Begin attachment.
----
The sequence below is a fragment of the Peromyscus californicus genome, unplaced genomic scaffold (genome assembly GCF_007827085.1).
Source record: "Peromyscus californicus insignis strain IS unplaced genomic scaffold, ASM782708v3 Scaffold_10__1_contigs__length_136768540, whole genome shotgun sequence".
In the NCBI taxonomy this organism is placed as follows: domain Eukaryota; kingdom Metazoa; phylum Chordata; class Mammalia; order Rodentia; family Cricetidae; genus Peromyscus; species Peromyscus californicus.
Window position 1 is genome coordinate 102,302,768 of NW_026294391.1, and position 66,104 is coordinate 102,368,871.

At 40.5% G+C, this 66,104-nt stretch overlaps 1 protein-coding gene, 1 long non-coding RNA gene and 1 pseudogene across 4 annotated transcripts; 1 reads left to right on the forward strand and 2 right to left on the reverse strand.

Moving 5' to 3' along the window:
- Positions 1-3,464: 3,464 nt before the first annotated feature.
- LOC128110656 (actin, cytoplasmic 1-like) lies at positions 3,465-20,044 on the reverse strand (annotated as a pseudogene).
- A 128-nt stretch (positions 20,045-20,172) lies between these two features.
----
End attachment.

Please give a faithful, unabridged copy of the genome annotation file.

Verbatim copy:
The sequence below is a fragment of the Peromyscus californicus genome, unplaced genomic scaffold (genome assembly GCF_007827085.1).
Source record: "Peromyscus californicus insignis strain IS unplaced genomic scaffold, ASM782708v3 Scaffold_10__1_contigs__length_136768540, whole genome shotgun sequence".
In the NCBI taxonomy this organism is placed as follows: domain Eukaryota; kingdom Metazoa; phylum Chordata; class Mammalia; order Rodentia; family Cricetidae; genus Peromyscus; species Peromyscus californicus.
Window position 1 is genome coordinate 102,302,768 of NW_026294391.1, and position 66,104 is coordinate 102,368,871.

At 40.5% G+C, this 66,104-nt stretch overlaps 1 protein-coding gene, 1 long non-coding RNA gene and 1 pseudogene across 4 annotated transcripts; 1 reads left to right on the forward strand and 2 right to left on the reverse strand.

Moving 5' to 3' along the window:
- Positions 1-3,464: 3,464 nt before the first annotated feature.
- LOC128110656 (actin, cytoplasmic 1-like) lies at positions 3,465-20,044 on the reverse strand (annotated as a pseudogene).
- A 128-nt stretch (positions 20,045-20,172) lies between these two features.